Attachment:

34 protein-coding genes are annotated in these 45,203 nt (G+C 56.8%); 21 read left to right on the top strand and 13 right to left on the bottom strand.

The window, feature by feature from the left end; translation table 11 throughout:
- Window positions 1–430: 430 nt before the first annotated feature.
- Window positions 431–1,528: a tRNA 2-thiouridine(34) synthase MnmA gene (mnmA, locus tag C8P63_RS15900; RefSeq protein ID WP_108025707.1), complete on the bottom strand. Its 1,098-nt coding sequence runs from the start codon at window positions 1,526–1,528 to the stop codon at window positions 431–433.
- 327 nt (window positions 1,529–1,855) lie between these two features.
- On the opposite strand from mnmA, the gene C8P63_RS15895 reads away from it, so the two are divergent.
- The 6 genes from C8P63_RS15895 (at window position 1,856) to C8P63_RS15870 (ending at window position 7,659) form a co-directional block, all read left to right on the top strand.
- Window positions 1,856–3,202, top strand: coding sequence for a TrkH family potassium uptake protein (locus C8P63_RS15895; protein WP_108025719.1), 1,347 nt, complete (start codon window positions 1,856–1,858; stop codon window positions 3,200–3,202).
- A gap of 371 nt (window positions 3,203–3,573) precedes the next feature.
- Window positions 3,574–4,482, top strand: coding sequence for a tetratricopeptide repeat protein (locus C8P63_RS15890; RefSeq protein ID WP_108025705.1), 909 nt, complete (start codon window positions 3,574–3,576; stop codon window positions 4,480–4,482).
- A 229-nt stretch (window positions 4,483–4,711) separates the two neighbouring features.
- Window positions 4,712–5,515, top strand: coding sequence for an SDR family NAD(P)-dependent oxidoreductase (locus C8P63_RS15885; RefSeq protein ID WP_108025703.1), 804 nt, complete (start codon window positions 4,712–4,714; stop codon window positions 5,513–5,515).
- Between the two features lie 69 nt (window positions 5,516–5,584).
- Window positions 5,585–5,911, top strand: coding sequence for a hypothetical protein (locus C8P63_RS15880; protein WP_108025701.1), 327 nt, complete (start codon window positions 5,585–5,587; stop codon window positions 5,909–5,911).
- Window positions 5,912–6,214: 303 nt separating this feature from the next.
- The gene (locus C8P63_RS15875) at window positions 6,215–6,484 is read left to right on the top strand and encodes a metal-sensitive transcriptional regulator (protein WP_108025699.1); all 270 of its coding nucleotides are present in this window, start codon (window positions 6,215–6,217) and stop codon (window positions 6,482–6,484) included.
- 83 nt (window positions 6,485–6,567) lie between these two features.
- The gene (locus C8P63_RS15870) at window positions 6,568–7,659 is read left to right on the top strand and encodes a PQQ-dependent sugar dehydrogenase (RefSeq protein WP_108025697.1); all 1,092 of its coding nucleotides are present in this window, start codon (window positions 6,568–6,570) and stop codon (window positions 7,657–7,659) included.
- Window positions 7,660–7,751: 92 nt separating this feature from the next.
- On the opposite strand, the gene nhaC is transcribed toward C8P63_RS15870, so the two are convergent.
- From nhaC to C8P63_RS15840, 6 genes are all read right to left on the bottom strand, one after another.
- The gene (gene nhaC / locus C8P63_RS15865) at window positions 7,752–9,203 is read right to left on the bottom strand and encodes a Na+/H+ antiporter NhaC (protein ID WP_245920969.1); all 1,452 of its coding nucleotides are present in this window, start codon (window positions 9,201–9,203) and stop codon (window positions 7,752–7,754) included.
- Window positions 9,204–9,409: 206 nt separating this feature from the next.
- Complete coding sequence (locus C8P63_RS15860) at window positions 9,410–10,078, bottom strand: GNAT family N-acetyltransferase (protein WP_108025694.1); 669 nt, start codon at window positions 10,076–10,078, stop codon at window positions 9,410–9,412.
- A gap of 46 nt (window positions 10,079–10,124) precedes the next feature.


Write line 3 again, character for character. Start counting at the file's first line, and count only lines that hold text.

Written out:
- Window positions 1–430: 430 nt before the first annotated feature.